Figure 1 - Landscape of $f^y$ for a region around an input point in a 2D toy dataset (blue corresponds to higher confidence in the true class), as well as the boundaries of the optimized isotropic and anisotropic certificates for $l_1$ (a and b) and $l_2$ (c and d) norm.

Randomized smoothing has recently emerged as a scalable technique for obtaining provably robust classifiers. It achieves this by taking a base classifier $f$ and building a smooth classifier $g$ defined as $g(x)=\text{argmax}*i\: \mathbb{P}*{\epsilon\sim \mathcal{D}}[f(x+\epsilon)=i]$ for a distribution $\mathcal{D}$, which is then guaranteed to satisfy $g(x)=g(x+\delta), \forall \delta \in \mathcal{R}$ where $\mathcal{R}$ is a certification region that depends on $f$, $x$ and $\mathcal{D}$. For example, if $\mathcal{D} = \mathcal{N}(0, \sigma^2 I)$ Cohen *et al.* in [1] showed that $\mathcal{R}$ is an $\ell_2$-ball whose radius is determined by $f$, $x$ and $\sigma$.

While previous works have extended these results to other $\ell_p$-norm regions by studying different smoothing distributions [2], they have focused on smoothing and certifying regions that are * isotropic* nature, i.e. regions that display full radial norm-symmetry with respect to the input point. But the following question arises:

Should we care about obtaining anisotropic certificates?

The first consideration to have in mind is that the goal of certification approaches is to find the largest safe region $\mathcal{R}$ around a sample input $x$ such that, given its true label $y$, $y = \text{argmax}_i\: f^i(x) = \text{argmax}_i\: f^i(x + \delta), \, \forall \delta \in \mathcal{R}$. While most previous works within the randomized smoothing literature have focused on the smoothing aspect by using a fixed distribution, recent randomized smoothing approaches have explored this idea of largest safe region around each input by explicitly optimizing the certified $\ell_p$-ball around said input [3].

Notice that even optimal isotropic $\ell_p$ certificates are *worst-case* with respect to that $\ell_p$-norm, as they avoid adversary regions by limiting the certified regions to the closest $\ell_p$ adversaries. This means such approaches can only enjoy radii that are at most the distance to the closest decision boundaries. However, decision boundaries of general classifiers are complex, non-linear, and non-radially distributed with respect to a generic input sample [4]. This is evidenced by the fact that, within a reasonably small $\ell_p$-ball around an input, there are often only a small set of adversary directions [5, 6]. For further intuition on this, take as an example the decision boundaries in Figure 1.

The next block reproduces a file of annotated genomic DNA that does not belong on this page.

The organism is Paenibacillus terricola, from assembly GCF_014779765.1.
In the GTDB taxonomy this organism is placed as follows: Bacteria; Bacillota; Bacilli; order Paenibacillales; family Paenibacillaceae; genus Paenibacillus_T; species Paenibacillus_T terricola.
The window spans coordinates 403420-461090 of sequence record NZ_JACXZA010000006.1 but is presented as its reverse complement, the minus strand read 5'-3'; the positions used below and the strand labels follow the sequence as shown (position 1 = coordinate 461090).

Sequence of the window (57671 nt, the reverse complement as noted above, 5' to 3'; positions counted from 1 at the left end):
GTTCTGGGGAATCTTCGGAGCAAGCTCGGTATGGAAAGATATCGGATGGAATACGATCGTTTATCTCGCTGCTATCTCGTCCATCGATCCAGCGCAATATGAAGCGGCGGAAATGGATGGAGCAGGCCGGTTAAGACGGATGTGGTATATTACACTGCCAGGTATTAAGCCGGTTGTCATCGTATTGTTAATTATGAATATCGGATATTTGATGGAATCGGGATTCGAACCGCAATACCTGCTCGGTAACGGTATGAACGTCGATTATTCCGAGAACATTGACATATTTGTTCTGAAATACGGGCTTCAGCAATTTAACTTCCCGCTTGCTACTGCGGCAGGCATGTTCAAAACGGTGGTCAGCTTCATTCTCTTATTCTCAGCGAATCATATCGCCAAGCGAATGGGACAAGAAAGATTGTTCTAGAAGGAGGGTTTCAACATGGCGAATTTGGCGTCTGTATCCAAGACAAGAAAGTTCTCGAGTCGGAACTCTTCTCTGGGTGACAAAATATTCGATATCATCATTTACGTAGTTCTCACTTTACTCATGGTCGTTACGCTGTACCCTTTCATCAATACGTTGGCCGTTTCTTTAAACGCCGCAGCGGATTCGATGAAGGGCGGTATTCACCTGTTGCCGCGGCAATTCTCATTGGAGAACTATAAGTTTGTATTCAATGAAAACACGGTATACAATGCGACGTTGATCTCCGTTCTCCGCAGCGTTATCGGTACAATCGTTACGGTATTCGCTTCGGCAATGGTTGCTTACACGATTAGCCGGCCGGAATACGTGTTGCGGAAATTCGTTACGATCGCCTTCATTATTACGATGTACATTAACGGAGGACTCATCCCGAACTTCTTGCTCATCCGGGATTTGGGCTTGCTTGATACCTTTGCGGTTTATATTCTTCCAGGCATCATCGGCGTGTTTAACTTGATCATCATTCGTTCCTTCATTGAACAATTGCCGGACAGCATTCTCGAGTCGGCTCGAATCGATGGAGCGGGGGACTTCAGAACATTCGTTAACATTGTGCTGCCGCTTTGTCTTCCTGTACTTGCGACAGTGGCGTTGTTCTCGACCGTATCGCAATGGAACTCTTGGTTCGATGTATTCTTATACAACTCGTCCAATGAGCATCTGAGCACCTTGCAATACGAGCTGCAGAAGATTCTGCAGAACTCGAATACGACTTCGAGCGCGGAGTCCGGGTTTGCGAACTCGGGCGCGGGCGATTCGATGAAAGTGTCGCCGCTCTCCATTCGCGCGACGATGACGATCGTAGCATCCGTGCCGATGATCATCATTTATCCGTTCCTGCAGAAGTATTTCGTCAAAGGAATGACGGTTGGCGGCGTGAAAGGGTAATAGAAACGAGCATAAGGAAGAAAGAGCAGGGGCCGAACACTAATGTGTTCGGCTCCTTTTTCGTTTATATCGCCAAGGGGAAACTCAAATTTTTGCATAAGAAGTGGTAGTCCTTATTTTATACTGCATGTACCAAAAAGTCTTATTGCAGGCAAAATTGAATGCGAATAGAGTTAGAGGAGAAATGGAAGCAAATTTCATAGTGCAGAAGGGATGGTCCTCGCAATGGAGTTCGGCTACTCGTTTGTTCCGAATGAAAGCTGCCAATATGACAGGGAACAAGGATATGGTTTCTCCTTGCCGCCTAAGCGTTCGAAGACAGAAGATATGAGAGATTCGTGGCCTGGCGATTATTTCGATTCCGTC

As such, while $\ell_p$-norm certificates are useful and important to reason about worst-case performance, they:

- limit the size of the certified regions to the closest $\ell_p$ adversaries, and
- are uninformative in terms of the shape of decision boundaries, i.e.
*which regions*around the input are safe.

Figure 2 shows two conceptual examples of optimal isotropic certificates. While the one on top can be considered useful due to the fact that it borders a large adversary region which is reflected in the certified region, the degenerate example at the bottom illustrates the problem with the worst-case nature of $\ell_p$ certificates. The small optimal isotropic region is not informative in terms of the safe regions around the input, since it provides an *underestimation* of the safe regions around the input due to the peak corresponding to another class.

Figure 2 - Conceptual examples; (top) a case where the optimal worst-case isotropic certificate borders the decision boundary of the classifier. (bottom) a degenerate case in which the isotropic certificate is uninformative as most of the region around the input is safe with the exception of a small peak corresponding to another class.